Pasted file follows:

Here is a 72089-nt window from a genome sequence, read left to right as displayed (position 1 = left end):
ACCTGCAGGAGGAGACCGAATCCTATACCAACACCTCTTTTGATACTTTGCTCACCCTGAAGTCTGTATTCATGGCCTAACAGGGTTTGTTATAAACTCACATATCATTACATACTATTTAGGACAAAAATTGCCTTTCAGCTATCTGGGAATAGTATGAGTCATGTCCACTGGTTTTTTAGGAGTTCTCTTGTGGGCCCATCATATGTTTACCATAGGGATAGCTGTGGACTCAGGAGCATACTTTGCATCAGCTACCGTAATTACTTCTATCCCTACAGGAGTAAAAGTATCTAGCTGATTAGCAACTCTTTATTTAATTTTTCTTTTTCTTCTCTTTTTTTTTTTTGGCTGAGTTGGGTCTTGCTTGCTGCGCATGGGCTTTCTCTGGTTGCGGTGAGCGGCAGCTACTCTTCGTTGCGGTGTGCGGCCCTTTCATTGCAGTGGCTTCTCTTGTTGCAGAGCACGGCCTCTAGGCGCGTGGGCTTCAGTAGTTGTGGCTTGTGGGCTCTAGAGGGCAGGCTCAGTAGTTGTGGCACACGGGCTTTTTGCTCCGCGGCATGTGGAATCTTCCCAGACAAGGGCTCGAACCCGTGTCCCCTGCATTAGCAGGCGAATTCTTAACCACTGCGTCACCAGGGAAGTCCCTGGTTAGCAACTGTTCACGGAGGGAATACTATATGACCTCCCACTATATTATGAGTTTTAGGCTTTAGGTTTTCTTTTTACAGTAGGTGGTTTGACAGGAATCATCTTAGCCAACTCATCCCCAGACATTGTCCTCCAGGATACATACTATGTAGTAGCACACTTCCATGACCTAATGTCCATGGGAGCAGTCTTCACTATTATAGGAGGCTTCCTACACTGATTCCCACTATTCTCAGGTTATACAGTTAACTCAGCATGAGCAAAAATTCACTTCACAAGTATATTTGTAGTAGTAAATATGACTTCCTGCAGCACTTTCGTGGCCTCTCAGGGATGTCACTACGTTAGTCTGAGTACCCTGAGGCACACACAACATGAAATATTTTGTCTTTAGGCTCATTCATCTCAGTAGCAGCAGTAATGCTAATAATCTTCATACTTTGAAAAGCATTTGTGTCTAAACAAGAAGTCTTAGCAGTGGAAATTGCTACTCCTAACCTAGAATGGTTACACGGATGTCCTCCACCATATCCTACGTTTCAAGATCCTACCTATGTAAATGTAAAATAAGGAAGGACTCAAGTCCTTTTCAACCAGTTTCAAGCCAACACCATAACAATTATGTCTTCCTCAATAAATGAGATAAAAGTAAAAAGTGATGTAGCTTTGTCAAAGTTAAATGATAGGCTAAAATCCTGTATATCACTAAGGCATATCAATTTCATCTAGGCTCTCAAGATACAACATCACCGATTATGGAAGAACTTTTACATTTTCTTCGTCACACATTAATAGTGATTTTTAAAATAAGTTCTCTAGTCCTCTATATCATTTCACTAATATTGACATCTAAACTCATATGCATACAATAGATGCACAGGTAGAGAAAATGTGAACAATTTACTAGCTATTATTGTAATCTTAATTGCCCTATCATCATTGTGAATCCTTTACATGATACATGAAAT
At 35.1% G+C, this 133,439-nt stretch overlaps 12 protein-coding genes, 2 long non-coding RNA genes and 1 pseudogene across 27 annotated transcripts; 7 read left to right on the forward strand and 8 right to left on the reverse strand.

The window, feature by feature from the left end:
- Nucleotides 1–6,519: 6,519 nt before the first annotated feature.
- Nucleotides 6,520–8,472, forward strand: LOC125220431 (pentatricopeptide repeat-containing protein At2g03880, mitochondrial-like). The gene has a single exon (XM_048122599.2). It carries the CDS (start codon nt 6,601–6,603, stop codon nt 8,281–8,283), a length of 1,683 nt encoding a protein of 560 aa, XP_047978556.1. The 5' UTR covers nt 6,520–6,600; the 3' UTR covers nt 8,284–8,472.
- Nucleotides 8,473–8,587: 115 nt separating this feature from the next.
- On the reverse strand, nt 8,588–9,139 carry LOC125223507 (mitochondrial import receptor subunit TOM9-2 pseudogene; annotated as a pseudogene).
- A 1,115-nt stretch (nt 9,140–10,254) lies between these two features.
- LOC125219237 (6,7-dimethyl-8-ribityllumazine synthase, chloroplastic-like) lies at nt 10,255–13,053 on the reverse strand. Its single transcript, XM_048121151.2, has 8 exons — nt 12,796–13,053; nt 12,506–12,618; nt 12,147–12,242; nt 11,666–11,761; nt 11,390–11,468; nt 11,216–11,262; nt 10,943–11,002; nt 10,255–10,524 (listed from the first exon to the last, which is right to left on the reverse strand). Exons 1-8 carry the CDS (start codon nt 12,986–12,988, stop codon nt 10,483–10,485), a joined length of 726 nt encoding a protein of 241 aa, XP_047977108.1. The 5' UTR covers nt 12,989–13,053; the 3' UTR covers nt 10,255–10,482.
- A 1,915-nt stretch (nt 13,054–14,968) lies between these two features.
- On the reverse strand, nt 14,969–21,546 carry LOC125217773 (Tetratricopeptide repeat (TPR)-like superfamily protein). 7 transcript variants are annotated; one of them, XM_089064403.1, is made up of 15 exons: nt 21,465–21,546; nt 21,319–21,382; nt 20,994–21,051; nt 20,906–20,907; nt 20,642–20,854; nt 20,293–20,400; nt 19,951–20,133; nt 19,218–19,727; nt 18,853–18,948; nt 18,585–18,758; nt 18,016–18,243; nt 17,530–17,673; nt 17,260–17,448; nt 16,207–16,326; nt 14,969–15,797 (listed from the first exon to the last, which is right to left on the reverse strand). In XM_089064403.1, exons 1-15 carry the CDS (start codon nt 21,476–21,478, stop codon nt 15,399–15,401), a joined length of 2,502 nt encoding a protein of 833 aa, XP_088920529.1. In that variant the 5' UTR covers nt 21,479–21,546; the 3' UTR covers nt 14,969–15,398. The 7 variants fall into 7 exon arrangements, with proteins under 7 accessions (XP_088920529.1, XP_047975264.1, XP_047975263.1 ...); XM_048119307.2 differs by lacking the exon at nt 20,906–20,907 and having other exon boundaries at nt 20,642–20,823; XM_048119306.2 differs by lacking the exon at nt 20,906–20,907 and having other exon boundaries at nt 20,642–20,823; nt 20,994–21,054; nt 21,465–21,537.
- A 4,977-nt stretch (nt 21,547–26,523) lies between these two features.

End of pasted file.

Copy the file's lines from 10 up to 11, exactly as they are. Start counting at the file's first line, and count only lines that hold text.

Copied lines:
- LOC125219237 (6,7-dimethyl-8-ribityllumazine synthase, chloroplastic-like) lies at nt 10,255–13,053 on the reverse strand. Its single transcript, XM_048121151.2, has 8 exons — nt 12,796–13,053; nt 12,506–12,618; nt 12,147–12,242; nt 11,666–11,761; nt 11,390–11,468; nt 11,216–11,262; nt 10,943–11,002; nt 10,255–10,524 (listed from the first exon to the last, which is right to left on the reverse strand). Exons 1-8 carry the CDS (start codon nt 12,986–12,988, stop codon nt 10,483–10,485), a joined length of 726 nt encoding a protein of 241 aa, XP_047977108.1. The 5' UTR covers nt 12,989–13,053; the 3' UTR covers nt 10,255–10,482.
- A 1,915-nt stretch (nt 13,054–14,968) lies between these two features.